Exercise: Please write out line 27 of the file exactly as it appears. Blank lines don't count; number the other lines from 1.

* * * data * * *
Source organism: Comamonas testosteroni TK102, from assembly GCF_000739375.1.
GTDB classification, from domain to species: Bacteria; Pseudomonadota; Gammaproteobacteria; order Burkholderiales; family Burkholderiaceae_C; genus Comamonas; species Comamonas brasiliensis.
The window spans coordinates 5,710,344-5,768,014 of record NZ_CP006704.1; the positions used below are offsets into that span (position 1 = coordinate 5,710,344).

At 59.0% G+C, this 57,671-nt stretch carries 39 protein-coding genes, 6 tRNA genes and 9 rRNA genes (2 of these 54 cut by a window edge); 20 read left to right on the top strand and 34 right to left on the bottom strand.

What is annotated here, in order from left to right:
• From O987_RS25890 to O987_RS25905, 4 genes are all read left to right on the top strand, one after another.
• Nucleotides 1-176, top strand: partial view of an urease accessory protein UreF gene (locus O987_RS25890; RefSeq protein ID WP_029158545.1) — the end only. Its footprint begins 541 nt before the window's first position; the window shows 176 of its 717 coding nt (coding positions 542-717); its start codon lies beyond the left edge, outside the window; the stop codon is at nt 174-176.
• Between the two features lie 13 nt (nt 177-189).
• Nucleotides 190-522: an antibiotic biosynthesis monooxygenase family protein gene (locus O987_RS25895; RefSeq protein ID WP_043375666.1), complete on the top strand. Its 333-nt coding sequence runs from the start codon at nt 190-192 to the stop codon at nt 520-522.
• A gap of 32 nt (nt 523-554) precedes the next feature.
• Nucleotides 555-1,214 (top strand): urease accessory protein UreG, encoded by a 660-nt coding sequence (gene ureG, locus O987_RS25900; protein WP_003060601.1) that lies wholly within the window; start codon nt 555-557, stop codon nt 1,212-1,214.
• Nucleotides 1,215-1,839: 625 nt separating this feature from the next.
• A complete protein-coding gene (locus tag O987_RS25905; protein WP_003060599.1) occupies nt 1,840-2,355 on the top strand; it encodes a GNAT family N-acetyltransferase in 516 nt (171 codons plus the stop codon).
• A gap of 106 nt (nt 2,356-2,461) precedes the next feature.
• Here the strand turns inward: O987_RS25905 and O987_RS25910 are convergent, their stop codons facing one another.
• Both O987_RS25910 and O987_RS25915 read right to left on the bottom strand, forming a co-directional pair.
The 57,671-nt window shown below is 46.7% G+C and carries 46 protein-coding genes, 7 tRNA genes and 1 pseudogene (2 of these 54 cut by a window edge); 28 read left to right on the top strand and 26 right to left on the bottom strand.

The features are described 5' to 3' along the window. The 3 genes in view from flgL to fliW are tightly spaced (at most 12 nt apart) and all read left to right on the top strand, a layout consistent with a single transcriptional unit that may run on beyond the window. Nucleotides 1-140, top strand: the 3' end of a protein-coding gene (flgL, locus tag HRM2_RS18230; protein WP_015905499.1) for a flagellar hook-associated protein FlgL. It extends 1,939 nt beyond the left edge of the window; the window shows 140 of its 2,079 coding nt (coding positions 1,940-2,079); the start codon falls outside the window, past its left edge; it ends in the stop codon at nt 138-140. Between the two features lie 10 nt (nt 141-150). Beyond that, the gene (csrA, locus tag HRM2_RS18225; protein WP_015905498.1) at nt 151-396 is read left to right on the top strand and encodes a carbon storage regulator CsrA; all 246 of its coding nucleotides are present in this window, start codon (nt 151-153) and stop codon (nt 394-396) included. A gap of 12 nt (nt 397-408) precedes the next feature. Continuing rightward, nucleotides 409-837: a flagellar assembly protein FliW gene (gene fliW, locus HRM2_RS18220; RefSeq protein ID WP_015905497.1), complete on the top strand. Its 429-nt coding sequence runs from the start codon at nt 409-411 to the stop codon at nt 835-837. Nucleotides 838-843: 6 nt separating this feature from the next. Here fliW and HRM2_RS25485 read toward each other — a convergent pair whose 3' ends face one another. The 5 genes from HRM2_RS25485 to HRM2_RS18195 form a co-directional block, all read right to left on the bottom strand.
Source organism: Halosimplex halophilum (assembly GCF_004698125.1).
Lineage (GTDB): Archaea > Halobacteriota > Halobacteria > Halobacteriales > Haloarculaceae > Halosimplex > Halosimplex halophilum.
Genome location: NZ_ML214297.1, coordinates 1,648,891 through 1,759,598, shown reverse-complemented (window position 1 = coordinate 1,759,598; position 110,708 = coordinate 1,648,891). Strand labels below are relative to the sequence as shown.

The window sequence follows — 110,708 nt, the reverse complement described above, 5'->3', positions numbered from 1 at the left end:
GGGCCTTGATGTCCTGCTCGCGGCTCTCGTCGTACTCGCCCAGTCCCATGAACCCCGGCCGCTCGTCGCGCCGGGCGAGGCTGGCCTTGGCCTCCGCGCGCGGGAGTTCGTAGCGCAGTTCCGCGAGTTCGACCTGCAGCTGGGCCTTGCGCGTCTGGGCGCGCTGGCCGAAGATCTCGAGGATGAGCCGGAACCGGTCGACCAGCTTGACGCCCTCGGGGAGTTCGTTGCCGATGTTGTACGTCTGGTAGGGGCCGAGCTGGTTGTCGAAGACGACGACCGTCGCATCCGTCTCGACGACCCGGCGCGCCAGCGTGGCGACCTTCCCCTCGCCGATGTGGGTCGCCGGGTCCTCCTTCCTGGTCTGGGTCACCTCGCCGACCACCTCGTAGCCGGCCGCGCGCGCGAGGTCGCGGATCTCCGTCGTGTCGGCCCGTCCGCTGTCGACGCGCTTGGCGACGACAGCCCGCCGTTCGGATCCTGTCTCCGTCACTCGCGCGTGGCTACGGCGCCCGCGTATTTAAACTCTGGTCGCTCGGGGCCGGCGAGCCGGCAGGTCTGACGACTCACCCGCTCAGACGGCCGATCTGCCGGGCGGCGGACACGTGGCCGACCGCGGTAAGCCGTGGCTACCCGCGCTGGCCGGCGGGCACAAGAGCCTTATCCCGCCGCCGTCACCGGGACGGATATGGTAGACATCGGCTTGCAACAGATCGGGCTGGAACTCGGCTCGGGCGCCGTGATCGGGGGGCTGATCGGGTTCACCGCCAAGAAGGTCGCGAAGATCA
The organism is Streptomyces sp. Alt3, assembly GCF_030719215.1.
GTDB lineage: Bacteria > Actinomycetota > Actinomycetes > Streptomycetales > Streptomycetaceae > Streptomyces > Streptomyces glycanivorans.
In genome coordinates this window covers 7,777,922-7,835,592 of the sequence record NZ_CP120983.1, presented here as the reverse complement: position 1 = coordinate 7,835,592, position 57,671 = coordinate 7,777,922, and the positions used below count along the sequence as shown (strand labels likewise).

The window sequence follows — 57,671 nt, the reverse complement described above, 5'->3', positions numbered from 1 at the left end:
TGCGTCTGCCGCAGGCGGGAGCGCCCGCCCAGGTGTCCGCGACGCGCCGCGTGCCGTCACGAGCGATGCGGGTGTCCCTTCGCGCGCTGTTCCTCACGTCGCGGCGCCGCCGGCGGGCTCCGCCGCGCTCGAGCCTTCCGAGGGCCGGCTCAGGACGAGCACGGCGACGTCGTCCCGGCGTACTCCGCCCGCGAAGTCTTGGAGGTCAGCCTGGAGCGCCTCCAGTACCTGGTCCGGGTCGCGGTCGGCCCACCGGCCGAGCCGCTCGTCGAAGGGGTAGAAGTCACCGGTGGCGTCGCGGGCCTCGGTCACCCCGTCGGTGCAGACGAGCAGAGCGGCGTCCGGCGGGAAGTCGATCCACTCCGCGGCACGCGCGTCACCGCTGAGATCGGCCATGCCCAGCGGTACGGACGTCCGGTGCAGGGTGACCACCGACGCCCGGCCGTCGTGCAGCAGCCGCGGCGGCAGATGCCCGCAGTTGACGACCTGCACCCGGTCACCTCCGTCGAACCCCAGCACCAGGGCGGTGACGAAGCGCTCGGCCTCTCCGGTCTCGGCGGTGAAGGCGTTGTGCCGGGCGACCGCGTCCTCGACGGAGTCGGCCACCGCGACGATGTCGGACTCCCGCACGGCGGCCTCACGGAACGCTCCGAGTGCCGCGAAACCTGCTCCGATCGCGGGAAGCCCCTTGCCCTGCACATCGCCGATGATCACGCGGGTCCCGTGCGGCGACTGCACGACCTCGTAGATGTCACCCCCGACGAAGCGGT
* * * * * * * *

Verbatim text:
The window sequence follows — 57,671 nt, the reverse complement described above, 5'->3', positions numbered from 1 at the left end: